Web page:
One Friday night in early September, Robby and I were hanging out at his downtown L.A. loft/bachelor pad/man cave, drinking wine and having a perfectly nice time, when the subject of moving in together came up. Again. Ugh.
We had been dating for three months when it came up the first time. I told him then that even though I was unconventional in a lot of ways, I was actually quite old-fashioned when it came to living together. As a single person all of her life, I’m as free-spirited and independent as they come. But when it comes to cohabitating without being married, I am weirdly traditional.
I didn’t wait fifty years just to play house with someone. I made a decision a while ago that I wouldn’t uproot my life, give up my adorable apartment, and shack up without a firm commitment. As much as I’d love to live with Robby, I knew I’d need to be engaged first.
On this Friday night – now six months into our relationship – the topic came up, and again, I stayed firm in my position. I was sticking to my guns – even though my heart was in my throat and I was sweating bullets.
I was shitting bricks because many a relationship had ended over this exact subject: getting serious. It always seemed to be a deal breaker. Someone invariably wasn’t ready, and most always, someone’s heart got broken.
So I took a deep breath and told him how nervous I was. I told him about the past boyfriends and break-ups and the post-traumatic relationship stress I had because of it. I bared my soul and choked out the words as he held my hand. What I was saying in so many words was, “Dude, you’re gonna have to put a ring on it.”
I gulped, then took a huge gulp of wine and waited for him to break-up with me.
“Can you excuse me for a second?” he asked getting up from the couch. I thought to myself, right in the middle of this intense conversation, you have to pee? Instead of going to the bathroom, he went over to the office area of his loft a few feet behind me and began rummaging through what sounded like a disposable grocery bag. I couldn’t see him; I could only hear the crinkling sounds of him searching for something. This went on for minutes. I finished my wine and rolled my eyes.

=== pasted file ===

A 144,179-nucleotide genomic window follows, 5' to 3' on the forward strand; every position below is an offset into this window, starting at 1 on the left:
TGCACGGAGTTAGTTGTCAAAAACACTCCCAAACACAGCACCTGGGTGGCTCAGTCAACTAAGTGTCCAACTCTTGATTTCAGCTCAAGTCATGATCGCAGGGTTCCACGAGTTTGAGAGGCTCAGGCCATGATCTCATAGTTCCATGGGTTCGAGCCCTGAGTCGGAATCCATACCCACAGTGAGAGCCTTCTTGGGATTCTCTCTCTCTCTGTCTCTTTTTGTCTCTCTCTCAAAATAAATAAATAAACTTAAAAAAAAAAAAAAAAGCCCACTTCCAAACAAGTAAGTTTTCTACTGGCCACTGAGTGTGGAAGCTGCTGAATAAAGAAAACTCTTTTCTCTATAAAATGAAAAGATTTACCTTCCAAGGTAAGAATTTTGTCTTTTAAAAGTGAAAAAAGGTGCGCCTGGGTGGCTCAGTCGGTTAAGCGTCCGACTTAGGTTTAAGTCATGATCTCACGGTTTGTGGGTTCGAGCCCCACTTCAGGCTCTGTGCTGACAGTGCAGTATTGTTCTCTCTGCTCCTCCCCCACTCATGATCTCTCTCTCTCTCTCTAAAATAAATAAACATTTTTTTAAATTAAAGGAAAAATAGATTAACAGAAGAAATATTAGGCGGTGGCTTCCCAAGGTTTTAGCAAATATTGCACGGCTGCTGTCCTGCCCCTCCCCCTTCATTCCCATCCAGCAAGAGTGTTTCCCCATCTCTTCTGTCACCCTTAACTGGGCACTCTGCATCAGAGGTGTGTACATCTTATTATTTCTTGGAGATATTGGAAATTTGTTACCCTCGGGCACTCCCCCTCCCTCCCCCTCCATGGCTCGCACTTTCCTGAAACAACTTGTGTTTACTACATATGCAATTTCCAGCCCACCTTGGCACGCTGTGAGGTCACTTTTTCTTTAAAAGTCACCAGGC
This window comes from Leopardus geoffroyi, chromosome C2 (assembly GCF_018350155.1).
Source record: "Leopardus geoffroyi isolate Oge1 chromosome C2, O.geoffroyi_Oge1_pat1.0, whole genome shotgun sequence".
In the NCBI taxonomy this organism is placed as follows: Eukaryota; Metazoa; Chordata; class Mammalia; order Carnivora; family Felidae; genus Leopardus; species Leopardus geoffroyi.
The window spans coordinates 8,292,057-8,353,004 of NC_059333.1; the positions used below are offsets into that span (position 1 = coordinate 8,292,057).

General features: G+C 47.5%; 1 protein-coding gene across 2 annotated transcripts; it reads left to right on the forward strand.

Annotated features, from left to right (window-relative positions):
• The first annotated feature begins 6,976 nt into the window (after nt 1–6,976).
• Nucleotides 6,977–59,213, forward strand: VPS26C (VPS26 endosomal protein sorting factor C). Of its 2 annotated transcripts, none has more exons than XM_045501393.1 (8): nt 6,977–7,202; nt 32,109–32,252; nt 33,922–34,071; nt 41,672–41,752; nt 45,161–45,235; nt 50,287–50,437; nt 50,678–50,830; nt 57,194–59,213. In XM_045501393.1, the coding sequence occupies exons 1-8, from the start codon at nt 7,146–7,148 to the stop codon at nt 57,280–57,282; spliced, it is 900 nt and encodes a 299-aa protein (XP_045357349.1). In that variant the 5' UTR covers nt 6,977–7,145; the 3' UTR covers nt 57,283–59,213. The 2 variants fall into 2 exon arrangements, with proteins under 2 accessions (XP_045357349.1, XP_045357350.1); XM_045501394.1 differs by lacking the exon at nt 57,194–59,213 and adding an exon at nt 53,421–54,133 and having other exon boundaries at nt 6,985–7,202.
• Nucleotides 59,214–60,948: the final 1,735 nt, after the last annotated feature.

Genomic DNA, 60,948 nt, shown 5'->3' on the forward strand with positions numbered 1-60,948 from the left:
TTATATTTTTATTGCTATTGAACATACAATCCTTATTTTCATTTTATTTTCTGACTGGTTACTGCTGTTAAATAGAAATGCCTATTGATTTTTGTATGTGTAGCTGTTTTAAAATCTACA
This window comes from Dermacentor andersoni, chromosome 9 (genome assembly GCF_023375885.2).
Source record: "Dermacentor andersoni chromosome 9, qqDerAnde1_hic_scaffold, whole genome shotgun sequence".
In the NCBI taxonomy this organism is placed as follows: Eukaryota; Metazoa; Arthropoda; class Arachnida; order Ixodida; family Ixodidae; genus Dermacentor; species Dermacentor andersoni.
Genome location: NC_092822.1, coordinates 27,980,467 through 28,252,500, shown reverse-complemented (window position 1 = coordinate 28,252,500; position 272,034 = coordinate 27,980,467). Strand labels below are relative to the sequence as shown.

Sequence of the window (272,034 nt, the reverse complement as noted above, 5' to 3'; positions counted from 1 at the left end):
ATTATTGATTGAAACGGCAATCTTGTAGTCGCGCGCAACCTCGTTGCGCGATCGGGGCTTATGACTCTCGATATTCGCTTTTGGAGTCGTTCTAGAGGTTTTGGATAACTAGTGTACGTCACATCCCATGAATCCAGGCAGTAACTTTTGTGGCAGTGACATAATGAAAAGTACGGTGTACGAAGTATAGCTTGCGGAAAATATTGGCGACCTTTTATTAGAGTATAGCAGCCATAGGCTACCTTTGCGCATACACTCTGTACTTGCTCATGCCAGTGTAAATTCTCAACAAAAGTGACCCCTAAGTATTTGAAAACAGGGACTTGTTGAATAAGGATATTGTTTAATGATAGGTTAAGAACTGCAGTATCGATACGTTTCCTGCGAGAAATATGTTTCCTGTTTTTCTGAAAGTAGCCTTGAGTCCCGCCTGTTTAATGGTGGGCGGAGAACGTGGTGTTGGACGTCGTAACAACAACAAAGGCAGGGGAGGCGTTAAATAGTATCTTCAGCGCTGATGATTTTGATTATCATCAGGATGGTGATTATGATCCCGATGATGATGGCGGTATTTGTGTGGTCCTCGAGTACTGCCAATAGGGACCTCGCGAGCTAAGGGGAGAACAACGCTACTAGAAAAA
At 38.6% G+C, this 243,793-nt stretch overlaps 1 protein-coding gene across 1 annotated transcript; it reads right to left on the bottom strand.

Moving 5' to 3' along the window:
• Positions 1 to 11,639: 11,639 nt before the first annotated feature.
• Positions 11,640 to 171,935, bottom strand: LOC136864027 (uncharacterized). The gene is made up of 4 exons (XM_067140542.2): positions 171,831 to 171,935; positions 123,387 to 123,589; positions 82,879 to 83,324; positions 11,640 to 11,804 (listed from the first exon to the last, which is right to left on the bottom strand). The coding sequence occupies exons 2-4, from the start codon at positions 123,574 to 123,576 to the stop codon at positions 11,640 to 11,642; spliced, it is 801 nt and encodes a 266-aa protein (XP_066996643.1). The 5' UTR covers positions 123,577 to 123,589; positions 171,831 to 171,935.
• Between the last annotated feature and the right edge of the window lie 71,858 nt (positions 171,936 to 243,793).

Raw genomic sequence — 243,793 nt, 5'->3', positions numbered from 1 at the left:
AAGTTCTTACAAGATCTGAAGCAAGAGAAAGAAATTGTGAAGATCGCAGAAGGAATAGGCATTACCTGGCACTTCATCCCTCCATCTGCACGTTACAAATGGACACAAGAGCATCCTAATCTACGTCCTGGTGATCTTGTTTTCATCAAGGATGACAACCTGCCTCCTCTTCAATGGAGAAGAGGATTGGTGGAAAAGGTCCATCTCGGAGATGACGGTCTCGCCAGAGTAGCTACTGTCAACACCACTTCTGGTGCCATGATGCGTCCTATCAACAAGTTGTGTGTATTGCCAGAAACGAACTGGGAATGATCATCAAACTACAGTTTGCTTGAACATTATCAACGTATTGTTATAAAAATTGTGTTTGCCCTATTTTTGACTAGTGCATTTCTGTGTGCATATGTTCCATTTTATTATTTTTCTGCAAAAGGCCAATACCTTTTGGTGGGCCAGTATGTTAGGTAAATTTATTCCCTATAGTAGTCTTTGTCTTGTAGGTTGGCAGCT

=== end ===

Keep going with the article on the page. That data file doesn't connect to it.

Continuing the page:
“What are you doing over there?” I asked, half-exasperated. ”None of your beeswax,” he replied. More minutes went by, more rummaging.
Finally, he returned, sat down on the edge and asked me to close my eyes. He reached for my right hand. I had some small feeling what was coming next.
“Wrong hand, you nut.” (Remember, Robby’s never been married either, nor has he ever proposed to anyone, so how would he know what to do?).
I kept my eyes closed and gave him my left hand. I felt him slip something on my finger. My first thought was, oh how cute! He got me a Cracker Jack ring as a placeholder for the real thing! Robby goes to a lot of conventions as part of his job, so I figured the ring was in a bag of convention crap he brought home from his last trip.
“Okay, open your eyes.” I did, and saw him kneeling down on one knee. I looked at him, at my finger, then at him again, totally bewildered. This was no plastic Cracker Jack ring.
“Treva Brandon, will you marry me?” This is when things got really confusing. Either I didn’t hear him, didn’t believe him, or didn’t understand English for a second.
“Will you marry me,” he repeated with the most loving and sincere look I’ve ever seen on a man’s face.
I looked around the room. “Am I on Candid Camera or something? Am I being Punk’d?”
I stared at this beautiful ring. From what I could tell, it was an antique, perhaps an heirloom, with a good size diamond in the middle of a very delicate vintage setting.
“It was my mother’s.” The ring, he explained, was in a bag of belongings he was given after she passed away a few years ago. It wasn’t wrapped; it wasn’t tied up with a bow; it was just among some of her personal treasures. I touched the diamond – it was slightly loose and needed to be reset for sure. I held it out in front of me, stared at it for a long time. It got quiet. I’ve never had an engagement ring before.
“Get the fuck out of here. Are you serious?!”
I ooked around his man cave – at his beat-up old couch, at his bachelor-size big screen TV and his beloved collection of records – not exactly the scene I had envisioned for a marriage proposal.
“Hold on a second, isn’t this supposed to happen on a beach at sunset, or over a romantic candlelight dinner like in the movies?”
He looked at me deeply and smiled. “I didn’t want you to go another minute thinking I didn’t want to be your husband.”
And just like that, with no fanfare, no big production, no Hollywood-style scenery, he put a ring on it. We drank, we cried, we called our parents, and I exhaled.
The Late Blooming Bride
Monday, 14 October 2013